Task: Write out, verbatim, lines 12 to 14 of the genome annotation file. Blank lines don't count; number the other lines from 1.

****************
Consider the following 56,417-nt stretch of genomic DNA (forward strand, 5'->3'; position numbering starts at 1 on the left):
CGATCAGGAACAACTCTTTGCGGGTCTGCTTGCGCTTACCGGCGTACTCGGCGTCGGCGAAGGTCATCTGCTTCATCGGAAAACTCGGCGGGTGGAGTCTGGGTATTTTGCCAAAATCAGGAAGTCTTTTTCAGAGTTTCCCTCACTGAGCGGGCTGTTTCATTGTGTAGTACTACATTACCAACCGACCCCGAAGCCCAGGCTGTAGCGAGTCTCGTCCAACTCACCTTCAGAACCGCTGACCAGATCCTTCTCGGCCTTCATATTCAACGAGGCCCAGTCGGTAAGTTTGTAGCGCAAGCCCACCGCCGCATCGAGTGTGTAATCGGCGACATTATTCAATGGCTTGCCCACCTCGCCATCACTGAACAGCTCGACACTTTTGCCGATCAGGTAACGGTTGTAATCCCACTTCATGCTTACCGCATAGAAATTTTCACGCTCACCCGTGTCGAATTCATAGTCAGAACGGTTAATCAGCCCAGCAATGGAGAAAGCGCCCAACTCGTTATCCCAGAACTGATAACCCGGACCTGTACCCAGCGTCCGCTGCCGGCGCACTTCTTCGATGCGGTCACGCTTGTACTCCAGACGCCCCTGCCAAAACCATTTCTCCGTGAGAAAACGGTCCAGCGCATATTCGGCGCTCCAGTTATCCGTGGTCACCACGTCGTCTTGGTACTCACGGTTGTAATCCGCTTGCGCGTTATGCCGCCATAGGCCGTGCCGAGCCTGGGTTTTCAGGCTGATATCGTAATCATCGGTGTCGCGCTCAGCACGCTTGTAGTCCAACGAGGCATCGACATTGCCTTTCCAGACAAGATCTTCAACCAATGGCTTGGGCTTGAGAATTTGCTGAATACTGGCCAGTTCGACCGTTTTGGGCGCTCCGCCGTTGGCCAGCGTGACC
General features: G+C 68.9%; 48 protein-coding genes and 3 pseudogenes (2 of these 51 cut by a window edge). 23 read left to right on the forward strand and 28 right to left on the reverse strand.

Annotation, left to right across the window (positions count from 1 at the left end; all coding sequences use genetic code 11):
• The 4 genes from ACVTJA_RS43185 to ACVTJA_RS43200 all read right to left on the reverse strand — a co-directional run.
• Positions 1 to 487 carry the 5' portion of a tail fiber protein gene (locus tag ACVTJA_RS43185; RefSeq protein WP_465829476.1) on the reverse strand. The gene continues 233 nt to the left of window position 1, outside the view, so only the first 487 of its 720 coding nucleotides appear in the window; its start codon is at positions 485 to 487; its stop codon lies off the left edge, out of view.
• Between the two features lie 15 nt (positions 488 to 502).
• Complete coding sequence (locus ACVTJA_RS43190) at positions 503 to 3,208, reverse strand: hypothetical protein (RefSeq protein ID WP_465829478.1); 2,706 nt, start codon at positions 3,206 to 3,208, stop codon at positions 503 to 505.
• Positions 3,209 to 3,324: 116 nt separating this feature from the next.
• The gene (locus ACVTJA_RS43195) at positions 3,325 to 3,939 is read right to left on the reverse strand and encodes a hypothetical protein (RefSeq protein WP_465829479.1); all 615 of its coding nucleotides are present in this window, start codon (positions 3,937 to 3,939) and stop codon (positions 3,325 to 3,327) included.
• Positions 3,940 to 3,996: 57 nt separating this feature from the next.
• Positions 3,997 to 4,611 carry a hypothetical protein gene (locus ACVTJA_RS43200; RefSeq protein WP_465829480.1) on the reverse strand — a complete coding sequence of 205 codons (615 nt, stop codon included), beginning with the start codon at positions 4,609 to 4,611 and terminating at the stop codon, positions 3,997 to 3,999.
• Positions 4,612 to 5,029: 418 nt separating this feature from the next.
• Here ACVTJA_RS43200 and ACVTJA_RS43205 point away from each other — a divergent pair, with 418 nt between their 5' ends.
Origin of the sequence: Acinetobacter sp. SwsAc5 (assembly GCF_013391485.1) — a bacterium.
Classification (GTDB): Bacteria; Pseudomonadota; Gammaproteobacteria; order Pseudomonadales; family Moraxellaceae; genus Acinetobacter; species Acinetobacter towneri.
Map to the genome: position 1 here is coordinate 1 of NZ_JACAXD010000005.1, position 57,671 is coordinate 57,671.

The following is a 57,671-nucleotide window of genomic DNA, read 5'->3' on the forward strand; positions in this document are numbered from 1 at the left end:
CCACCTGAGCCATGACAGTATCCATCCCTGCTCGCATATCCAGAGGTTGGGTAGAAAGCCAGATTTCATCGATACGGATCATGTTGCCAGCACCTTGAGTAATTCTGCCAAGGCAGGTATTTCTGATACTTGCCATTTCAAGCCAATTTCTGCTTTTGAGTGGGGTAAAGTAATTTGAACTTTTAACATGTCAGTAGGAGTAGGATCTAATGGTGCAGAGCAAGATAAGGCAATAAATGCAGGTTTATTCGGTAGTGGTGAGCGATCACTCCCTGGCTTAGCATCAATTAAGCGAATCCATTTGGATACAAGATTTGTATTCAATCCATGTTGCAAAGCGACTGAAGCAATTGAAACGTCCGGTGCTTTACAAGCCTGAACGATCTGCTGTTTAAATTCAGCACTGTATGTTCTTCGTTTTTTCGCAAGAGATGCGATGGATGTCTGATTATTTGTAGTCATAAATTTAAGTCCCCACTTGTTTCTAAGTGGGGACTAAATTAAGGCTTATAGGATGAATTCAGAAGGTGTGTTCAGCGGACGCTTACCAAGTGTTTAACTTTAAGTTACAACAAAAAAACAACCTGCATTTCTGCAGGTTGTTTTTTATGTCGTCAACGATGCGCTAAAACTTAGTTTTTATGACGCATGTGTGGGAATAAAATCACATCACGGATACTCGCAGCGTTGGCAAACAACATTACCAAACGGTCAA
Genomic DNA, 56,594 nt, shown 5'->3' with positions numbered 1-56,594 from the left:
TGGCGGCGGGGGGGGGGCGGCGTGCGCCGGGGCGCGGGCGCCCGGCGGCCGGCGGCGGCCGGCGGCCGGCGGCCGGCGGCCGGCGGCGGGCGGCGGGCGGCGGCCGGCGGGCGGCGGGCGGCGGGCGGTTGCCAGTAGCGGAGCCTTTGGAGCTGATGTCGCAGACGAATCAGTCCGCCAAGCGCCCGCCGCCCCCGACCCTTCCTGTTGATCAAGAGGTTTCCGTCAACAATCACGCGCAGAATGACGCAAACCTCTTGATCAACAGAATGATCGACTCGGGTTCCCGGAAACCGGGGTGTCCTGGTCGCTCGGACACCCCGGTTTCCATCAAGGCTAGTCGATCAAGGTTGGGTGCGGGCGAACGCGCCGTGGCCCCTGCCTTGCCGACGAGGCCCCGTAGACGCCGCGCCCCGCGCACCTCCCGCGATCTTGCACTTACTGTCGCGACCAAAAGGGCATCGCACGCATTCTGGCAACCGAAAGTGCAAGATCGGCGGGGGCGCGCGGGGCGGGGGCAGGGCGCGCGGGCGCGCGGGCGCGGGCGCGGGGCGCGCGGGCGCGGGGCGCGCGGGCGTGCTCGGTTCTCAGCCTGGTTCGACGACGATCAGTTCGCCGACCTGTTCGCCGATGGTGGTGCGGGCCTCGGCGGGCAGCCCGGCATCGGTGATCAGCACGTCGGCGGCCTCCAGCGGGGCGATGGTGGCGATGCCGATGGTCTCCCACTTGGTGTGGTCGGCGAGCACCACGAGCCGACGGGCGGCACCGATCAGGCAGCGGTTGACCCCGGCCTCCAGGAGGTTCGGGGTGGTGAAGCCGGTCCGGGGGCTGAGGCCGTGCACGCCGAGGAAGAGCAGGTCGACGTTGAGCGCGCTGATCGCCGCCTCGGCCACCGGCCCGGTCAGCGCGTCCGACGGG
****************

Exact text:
• Positions 3,997 to 4,611 carry a hypothetical protein gene (locus ACVTJA_RS43200; RefSeq protein WP_465829480.1) on the reverse strand — a complete coding sequence of 205 codons (615 nt, stop codon included), beginning with the start codon at positions 4,609 to 4,611 and terminating at the stop codon, positions 3,997 to 3,999.
• Positions 4,612 to 5,029: 418 nt separating this feature from the next.
• Here ACVTJA_RS43200 and ACVTJA_RS43205 point away from each other — a divergent pair, with 418 nt between their 5' ends.